News tagged with controversy
A review of the current issues in low-dose radiation research authored by two radiation biologists from the Pacific Northwest National Laboratory is the cover story of the May 2013 issue of Radiation Research. The re ...
Cancer May 14, 2013 | not rated yet | 0
New research is raising fresh concern that an age-old treatment for troubled pregnancies—bed rest—doesn't seem to prevent premature birth, and might even increase that risk.
Obstetrics & gynaecology May 14, 2013 | not rated yet | 0
Fears that legalising euthanasia for very sick newborns would prompt the start of a "slippery slope" and lead to abuse of the option have proved groundless, says the architect of a dedicated protocol used by doctors in The ...
Other May 01, 2013 | 5 / 5 (1) | 0
A controversy at last: most of our DNA is junk, no it isn't, yes it is. Actually, I think it is – up to 90% really is junk.
Genetics Mar 15, 2013 | 4.5 / 5 (4) | 1
Turns out a few extra pounds may not be such a bad thing, according to a new analysis of nearly three million adults that showed people who are overweight or slightly obese may live longer.
Overweight and Obesity Jan 02, 2013 | not rated yet | 5
Cyclists who died of a head injury were three times as likely to not be wearing a helmet compared with those who died of other injuries, according to a study in CMAJ (Canadian Medical Association Journal).
Health Oct 15, 2012 | 5 / 5 (2) | 0
Many studies suggest gender-related differences in athletes' responses to sports-related concussion. Nevertheless, findings have not been unanimous, and no guidelines regarding gender-specific strategies for prevention or ...
Pediatrics Oct 02, 2012 | not rated yet | 0
(Medical Xpress)—The journey of a new medical concept from radical theory to mainstream medicine is often dogged by controversy. Dr Matthew Smith argues that such controversies are fuelled by simplistic, ...
Other Sep 18, 2012 | not rated yet | 0
Ethiopian runner Abebe Bikila made history when he earned a gold medal at the 1960 Summer Olympics in Rome. His speed and agility won him the gold, but it was barefoot running that made him a legend.
Other Jul 27, 2012 | not rated yet | 0
New research confirms that the controversial decision by Warren Buffet the 81-year-old CEO of Berkshire Hathaway to undergo a blood test screening for prostate cancer despite his age is hardly ...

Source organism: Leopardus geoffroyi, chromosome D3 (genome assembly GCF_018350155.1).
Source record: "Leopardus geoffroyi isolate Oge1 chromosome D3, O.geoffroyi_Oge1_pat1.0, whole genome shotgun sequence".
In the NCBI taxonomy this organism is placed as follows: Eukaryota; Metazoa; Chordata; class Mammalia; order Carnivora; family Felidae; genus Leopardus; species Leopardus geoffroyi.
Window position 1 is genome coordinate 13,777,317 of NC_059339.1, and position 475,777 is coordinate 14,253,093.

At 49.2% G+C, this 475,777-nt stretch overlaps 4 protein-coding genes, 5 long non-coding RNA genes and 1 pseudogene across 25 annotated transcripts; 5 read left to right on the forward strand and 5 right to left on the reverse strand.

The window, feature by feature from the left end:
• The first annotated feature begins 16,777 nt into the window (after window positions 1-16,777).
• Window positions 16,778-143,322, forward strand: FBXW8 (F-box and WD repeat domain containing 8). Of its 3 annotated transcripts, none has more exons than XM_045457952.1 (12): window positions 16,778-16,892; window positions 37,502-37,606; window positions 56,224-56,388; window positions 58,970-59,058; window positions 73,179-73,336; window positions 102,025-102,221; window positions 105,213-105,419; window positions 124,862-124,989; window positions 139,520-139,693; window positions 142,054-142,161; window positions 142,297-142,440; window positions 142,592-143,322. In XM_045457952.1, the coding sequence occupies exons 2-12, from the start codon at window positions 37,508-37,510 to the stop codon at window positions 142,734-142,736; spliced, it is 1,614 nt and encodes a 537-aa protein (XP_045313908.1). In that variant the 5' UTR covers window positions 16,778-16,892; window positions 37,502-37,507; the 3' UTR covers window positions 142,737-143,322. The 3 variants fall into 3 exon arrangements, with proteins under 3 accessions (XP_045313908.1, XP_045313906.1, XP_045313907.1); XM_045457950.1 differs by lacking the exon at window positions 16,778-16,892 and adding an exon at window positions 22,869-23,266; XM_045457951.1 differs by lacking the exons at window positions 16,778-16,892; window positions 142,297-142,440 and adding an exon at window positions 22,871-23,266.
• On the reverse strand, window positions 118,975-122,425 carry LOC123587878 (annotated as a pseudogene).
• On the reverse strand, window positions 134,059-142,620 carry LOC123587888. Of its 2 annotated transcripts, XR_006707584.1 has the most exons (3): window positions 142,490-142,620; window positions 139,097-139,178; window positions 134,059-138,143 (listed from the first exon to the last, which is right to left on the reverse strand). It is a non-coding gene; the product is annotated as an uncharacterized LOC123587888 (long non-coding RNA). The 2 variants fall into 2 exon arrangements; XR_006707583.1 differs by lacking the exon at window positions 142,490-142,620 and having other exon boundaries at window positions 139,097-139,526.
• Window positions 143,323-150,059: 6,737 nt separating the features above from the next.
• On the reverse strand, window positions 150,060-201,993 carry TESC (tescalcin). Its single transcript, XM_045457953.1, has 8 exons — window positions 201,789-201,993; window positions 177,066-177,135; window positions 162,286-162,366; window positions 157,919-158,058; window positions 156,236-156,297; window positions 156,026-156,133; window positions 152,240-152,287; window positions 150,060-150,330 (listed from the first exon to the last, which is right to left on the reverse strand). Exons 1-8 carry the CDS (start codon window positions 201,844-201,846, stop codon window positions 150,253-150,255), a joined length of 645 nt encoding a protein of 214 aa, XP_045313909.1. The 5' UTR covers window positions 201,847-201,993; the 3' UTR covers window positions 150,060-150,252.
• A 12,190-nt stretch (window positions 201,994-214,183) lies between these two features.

Cancer Apr 24, 2012 | not rated yet | 1 |
(Medical Xpress) -- C. Glenn Begley, formerly head of cancer research at pharmaceutical giant Amgen and Lee M. Ellis a cancer researcher at the University of Texas, have published a paper together in Nature that is sure t ...
Cancer Mar 29, 2012 | 4.8 / 5 (9) | 0 |
Fever control using external cooling in sedated patients with septic shock is safe and decreases vasopressor requirements and early mortality, according to a new study from researchers in France.
Diseases, Conditions, Syndromes Feb 17, 2012 | not rated yet | 0
(Medical Xpress) -- In a commentary on the biosecurity controversy surrounding publication of bird flu research details, a bioethicist and a vaccine expert at Johns Hopkins reaffirm that "all scientists have an affirmativ ...
Other Feb 09, 2012 | 5 / 5 (1) | 0 |
Germany's highest court ruled Thursday that minors should be banned from visiting tanning studios due to health concerns, upholding a law that caused controversy in one of Europe's top sunbed markets.
Health Jan 19, 2012 | 5 / 5 (1) | 0
(Medical Xpress) -- Controversy exists over how many embryos should be implanted during assisted conception (in-vitro fertilisation/IVF) therapy. New research by the University of Bristol and published in ...
Other Jan 12, 2012 | 5 / 5 (1) | 0 |
Controversy is a state of prolonged public dispute or debate, usually concerning a matter of opinion. The word was coined from the Latin controversia, as a composite of controversus – "turned in an opposite direction," from contra – "against" – and vertere – to turn, or versus (see verse), hence, "to turn against."
Perennial areas of controversy include history, religion, philosophy and politics. Other minor areas of controversy may include economics, science, finances, organisation, age, gender, and race. Controversy in matters of theology has traditionally been particularly heated, giving rise to the phrase odium theologicum. Controversial issues are held as potentially divisive in a given society, because they can lead to tension and ill will, as a result they are often taboo to be discussed in the light of company in many cultures.
In the theory of law, a controversy differs from a legal case; while legal cases include all suits, criminal as well as civil, a controversy is a purely civil proceeding.
For example, the Case or Controversy Clause of Article Three of the United States Constitution (Section 2, Clause 1) states that "the judicial Power shall extend ... to Controversies to which the United States shall be a Party". This clause has been deemed to impose a requirement that United States federal courts are not permitted to hear cases that do not pose an actual controversy—that is, an actual dispute between adverse parties which is capable of being resolved by the court. In addition to setting out the scope of the jurisdiction of the federal judiciary, it also prohibits courts from issuing advisory opinions, or from hearing cases that are either unripe, meaning that the controversy has not arisen yet, or moot, meaning that the controversy has already been resolved.
For more information about Controversy, read the full article at
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